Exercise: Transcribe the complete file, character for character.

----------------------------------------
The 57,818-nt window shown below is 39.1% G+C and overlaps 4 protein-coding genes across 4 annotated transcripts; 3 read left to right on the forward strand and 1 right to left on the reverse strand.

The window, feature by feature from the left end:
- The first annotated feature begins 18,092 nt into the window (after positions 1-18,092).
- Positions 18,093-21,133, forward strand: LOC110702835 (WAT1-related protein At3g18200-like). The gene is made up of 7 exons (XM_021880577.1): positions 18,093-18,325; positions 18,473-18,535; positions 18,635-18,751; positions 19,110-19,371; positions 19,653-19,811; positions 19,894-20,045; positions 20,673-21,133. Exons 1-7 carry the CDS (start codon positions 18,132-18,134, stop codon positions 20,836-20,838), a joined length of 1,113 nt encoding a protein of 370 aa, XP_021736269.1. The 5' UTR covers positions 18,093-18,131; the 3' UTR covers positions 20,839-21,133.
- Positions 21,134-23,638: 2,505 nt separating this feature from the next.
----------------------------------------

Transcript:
The 57,818-nt window shown below is 39.1% G+C and overlaps 4 protein-coding genes across 4 annotated transcripts; 3 read left to right on the forward strand and 1 right to left on the reverse strand.

The window, feature by feature from the left end:
- The first annotated feature begins 18,092 nt into the window (after positions 1-18,092).
- Positions 18,093-21,133, forward strand: LOC110702835 (WAT1-related protein At3g18200-like). The gene is made up of 7 exons (XM_021880577.1): positions 18,093-18,325; positions 18,473-18,535; positions 18,635-18,751; positions 19,110-19,371; positions 19,653-19,811; positions 19,894-20,045; positions 20,673-21,133. Exons 1-7 carry the CDS (start codon positions 18,132-18,134, stop codon positions 20,836-20,838), a joined length of 1,113 nt encoding a protein of 370 aa, XP_021736269.1. The 5' UTR covers positions 18,093-18,131; the 3' UTR covers positions 20,839-21,133.
- Positions 21,134-23,638: 2,505 nt separating this feature from the next.